Department of Chemistry,
University of Alberta October
NMR News 2006-05
News and tips from the NMR support group for users of the Varian NMR systems in the Department
Editor: Albin.Otter@ualberta.ca http://nmr.chem.ualberta.ca
There are no fixed publishing dates for this newsletter; its appearance solely depends on whether there is a need to present information to the users of the spectrometers or not.
Other content of this NMR News is no longer meaningful and has been removed May 2010.
method to obtain C13/H1 correlations
The Table below provides a short comparison of the plus/minuses of both techniques:
* If the lines are broadened by couplings then gHSQC is perfectly alright. It is not so good when lines are broad due to short T2 relaxation times. In such cases it may fail altogether while the gHMQC still works.
Unique to gHSQC, is the ability to
distinguish carbons by their multiplicity (APT-style). It is possible to
turn this feature off (by default it is on). If no multiplicity-distinction
is desired change the parameter mult from 2 to 0 on the command line:
mult=0 then hit the GO! button.
(4) A fourth
combination (C13-coupled and mult=1) is not shown here.
How to Phase a Phase-Sensitive gHSQC
At first, the phasing procedures seem complicated. However, after a few times it is very straightforward and fast.
These phasing instructions are applicable to all phase-sensitive 2D experiments (TROESY, NOESY, etc.).
1. Save and then load the spectrum if you have not done so already. This ensures that you can go back to the original spectrum in case something goes wrong with phasing; it also ensures that the parameter file has the correct information.
2. On the command line type prochsqc and wait for the Fourier Transformation to finish.
3. Observe the spectrum. If the spectrum has been acquired “apt style”, areas of the spectrum that contain CH3 and CH groups have similar phase (positive or negative, the choice is up to you), whereas CH2 groups have opposite phase. See Figure 1 for a well phased spectrum.
Choose an area of the spectrum, parallel to F2, through a series of correlation peaks that have a dispersive lineshape; CH3 group(s) work well for this but so do CH2 groups like the ones chosen in Figure 2; place the cursor along these correlation peaks and type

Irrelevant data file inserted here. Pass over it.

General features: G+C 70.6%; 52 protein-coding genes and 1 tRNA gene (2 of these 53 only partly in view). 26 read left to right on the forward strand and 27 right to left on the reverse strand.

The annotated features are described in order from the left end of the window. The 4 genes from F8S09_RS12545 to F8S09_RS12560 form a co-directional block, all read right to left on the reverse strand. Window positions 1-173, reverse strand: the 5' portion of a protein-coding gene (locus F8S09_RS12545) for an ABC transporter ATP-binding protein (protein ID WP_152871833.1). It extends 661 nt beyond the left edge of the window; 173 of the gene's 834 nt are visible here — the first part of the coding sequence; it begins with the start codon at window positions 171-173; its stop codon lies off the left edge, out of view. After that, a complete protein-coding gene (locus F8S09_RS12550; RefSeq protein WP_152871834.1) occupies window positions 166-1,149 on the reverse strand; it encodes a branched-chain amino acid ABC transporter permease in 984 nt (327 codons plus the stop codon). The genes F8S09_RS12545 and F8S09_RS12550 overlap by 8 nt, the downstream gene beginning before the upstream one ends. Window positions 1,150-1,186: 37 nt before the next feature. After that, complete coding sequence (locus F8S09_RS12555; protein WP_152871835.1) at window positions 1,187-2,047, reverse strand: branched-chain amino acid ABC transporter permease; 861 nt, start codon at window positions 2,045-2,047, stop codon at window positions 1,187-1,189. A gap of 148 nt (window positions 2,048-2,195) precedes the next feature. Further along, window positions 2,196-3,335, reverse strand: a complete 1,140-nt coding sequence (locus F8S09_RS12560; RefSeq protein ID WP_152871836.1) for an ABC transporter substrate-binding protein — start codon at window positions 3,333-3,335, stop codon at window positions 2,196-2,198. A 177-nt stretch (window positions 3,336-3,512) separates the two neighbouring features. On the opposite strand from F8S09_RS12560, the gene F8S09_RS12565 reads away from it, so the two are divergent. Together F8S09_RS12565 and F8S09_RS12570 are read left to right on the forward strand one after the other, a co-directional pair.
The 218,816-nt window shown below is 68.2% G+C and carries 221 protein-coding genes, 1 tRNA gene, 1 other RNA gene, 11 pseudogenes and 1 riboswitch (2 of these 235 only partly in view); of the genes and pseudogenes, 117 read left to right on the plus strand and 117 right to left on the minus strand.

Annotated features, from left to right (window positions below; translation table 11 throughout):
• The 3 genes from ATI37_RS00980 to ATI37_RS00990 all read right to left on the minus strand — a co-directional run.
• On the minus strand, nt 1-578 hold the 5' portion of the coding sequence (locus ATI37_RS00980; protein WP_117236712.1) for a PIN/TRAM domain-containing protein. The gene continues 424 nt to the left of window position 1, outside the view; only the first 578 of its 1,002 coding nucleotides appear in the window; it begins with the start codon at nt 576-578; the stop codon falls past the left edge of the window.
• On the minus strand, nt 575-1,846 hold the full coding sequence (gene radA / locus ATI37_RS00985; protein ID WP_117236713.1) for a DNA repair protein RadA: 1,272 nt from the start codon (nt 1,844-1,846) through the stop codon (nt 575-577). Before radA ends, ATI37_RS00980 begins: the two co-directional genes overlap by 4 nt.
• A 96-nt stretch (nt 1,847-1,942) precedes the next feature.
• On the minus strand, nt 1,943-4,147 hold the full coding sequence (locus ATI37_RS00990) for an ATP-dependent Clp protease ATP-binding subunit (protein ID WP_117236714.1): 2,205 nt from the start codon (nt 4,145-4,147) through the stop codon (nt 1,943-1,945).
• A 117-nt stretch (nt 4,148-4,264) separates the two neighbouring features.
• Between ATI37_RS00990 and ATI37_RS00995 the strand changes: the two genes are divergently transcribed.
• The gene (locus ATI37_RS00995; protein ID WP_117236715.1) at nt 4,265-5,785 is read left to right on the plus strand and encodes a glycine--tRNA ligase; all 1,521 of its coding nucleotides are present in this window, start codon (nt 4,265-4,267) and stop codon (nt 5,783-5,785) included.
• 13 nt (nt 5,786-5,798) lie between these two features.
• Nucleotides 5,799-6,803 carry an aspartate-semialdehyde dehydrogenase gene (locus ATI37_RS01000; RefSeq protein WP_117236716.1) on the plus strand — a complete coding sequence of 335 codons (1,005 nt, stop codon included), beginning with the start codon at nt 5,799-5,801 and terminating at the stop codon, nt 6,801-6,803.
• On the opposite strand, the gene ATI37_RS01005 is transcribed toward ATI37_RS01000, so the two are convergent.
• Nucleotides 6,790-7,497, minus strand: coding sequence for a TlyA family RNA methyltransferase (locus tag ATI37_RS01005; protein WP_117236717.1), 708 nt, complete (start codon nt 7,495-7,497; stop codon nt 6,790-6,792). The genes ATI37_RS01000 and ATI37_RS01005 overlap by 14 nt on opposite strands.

on the VNMRJ command line to display the 1D spectrum (trace) parallel to F2 through these correlation peaks, see Figure 3.
5. Phase the spectrum by clicking on the phase button and then clicking on or near the peaks of interest, Figure 3; use the left and right mouse buttons to phase the spectrum (left click and hold - course phase; right click and hold - fine phase).
6. Display the 2D spectrum by typing
on the VNMRJ command line. The spectrum should look similar to the example shown in Figure 4.
7. Choose another region of the spectrum, preferably a CH group(s), as was chosen in this example (see cursor placement in Figure 4) and type
on the VNMR command line to display a trace through the peak(s) of interest, Figure 5.
Note: the two areas that are used to phase the spectrum should be well separated, e.g. a normal alkane CH3 and an aromatic CH group (if present) would be most suitable for phasing.
Click on the phase button, move the cursor approximately to the region of the spectrum that was phased in step 5 (this region is now empty, see Figure 5), click the left mouse button and then WITHOUT CLICKING ON THE PHASE BUTTON move the cursor adjacent to or on top of the peaks of interest. Click the left mouse button once more and phase the spectrum as described in step 5.
The two mouse clicks described above are performed directly after each other WITHOUT CLICKING ON THE PHASE BUTTON. This action is performed to add first order phasing to the spectrum (the parameters lp and rp change) whereas a single mouse click adds zero order phasing to the spectrum (only the parameter rp changes).
Display the 2D spectrum by typing, on the VNMR command line,
8. If further adjustments are needed repeat steps 4 to 7. It may take several iterations to achieve best results.
9. Phase the indirectly detected F1 (=C13) dimension. Type
on the VNMR command line to rotate the spectrum such that the F1 axis is parallel to the bottom of the monitor. Phase the spectrum as indicated in steps 4 to 7.
Phasing a phase-sensitive spectrum is an iterative process: adjustments on one
side of the spectrum affect other portions of the spectrum. Be prepared to
repeat steps 4-7 several times.
A. Phasing parameters (rp, lp, rp1 and lp1) should be within the limits shown below (type dg1 to display values):
Values outside these limits may be in error; it would be best to reset the parameter(s) to zero and try again.
resetph dconi (resetphase and rstph have the same effect)
will reset all phase constants (F1 and F2) to zero while
resetphf1 dconi (resetphasef1 and rstphf1 do the same)
will reset only the F1 phase constants. Repeat steps 4 to 8 or 4 to 9 depending on what was reset.
B. To invert your spectrum, type
on the VNMRJ command line. The resulting spectrum is shown in Figure 7, compare with Figure 1!
C. Resave the spectrum after phasing so that the phasing results will be present the next time you load the experiment. To resave a spectrum with the exact same filename type
on the VNMRJ command line. The command is entered exactly as typed above.
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